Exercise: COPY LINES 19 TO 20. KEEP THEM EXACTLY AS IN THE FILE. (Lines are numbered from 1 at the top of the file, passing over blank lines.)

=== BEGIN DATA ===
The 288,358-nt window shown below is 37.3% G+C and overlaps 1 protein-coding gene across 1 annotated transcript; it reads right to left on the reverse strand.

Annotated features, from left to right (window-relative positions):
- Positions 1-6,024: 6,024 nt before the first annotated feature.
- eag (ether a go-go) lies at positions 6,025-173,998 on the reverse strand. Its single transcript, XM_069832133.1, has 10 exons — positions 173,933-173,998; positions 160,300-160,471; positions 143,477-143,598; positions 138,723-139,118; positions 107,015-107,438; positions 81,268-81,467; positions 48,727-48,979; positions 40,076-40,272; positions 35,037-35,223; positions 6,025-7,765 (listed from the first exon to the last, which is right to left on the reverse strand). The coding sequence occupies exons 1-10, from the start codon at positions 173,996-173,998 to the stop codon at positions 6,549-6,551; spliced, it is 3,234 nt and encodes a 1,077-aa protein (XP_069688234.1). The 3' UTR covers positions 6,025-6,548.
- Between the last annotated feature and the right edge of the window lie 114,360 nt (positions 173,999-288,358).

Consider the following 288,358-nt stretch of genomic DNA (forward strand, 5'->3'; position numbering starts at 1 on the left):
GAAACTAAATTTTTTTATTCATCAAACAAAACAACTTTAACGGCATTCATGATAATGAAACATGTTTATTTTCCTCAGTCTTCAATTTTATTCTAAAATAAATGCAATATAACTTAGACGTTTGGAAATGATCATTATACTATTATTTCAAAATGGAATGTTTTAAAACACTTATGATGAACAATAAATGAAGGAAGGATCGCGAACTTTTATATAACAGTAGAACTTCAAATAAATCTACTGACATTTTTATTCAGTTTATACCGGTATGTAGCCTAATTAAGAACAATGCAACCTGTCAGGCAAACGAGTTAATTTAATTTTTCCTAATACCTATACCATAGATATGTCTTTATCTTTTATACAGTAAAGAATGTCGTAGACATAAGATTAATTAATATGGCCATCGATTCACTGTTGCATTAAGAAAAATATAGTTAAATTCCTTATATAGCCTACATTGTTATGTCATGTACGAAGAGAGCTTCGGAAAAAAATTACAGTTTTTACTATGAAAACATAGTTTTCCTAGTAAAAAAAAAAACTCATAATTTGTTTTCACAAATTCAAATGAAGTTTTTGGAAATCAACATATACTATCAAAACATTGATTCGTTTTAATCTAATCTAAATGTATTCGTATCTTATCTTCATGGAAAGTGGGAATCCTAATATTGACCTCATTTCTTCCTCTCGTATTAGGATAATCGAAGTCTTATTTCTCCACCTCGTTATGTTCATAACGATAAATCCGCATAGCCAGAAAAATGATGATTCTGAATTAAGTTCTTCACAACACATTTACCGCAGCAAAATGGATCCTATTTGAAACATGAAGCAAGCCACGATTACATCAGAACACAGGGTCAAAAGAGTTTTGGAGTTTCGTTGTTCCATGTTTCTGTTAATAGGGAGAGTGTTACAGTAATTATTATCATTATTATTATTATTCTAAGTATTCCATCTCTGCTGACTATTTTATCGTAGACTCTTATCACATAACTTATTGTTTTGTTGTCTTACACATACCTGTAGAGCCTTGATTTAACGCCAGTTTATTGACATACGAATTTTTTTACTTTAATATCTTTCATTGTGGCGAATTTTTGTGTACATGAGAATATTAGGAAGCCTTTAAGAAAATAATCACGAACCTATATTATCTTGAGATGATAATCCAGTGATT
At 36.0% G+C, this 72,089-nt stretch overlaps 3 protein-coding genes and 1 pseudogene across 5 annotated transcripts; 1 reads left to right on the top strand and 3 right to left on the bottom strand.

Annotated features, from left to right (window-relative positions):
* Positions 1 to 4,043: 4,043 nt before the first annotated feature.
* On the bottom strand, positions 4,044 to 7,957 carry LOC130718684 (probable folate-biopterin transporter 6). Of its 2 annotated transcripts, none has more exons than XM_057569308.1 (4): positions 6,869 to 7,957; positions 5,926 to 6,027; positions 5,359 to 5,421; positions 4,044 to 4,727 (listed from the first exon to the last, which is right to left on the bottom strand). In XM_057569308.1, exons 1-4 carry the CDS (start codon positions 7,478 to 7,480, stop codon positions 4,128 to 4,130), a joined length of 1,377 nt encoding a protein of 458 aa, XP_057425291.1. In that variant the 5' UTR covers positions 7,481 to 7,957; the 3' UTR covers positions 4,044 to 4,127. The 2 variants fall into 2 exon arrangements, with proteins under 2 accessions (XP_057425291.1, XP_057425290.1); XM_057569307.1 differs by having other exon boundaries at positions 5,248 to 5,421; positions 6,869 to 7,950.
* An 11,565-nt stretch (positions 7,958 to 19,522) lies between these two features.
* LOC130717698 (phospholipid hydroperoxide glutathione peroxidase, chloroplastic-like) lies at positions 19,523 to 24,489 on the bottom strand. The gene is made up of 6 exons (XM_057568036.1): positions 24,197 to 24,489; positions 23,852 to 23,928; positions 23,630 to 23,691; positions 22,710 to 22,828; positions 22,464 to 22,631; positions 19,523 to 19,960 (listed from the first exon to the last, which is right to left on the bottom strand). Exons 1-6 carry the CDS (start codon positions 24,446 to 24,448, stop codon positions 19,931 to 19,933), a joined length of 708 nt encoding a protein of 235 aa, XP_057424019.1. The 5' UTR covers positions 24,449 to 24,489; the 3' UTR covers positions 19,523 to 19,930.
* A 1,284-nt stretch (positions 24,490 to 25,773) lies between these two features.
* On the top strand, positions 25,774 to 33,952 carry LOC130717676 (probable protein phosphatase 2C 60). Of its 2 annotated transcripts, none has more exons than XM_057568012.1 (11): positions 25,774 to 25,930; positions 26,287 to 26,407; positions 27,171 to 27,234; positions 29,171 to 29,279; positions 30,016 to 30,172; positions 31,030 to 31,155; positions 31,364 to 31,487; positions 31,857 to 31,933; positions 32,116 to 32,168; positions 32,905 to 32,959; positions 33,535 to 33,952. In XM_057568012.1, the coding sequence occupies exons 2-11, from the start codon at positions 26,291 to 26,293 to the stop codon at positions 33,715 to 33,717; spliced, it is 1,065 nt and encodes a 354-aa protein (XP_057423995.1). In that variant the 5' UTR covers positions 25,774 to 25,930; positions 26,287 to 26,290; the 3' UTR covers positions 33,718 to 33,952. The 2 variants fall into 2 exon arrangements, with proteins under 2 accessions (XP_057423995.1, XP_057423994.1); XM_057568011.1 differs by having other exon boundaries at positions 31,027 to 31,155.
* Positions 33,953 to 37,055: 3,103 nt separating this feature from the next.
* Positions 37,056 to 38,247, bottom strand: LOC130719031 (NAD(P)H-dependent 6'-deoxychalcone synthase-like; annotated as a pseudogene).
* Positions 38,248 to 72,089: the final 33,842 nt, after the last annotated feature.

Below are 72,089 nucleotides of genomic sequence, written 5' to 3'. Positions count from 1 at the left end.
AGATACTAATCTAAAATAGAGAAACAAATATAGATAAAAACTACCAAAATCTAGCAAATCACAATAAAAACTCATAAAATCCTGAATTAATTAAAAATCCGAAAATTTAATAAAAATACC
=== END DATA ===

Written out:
Below are 72,089 nucleotides of genomic sequence, written 5' to 3'. Positions count from 1 at the left end.
AGATACTAATCTAAAATAGAGAAACAAATATAGATAAAAACTACCAAAATCTAGCAAATCACAATAAAAACTCATAAAATCCTGAATTAATTAAAAATCCGAAAATTTAATAAAAATACC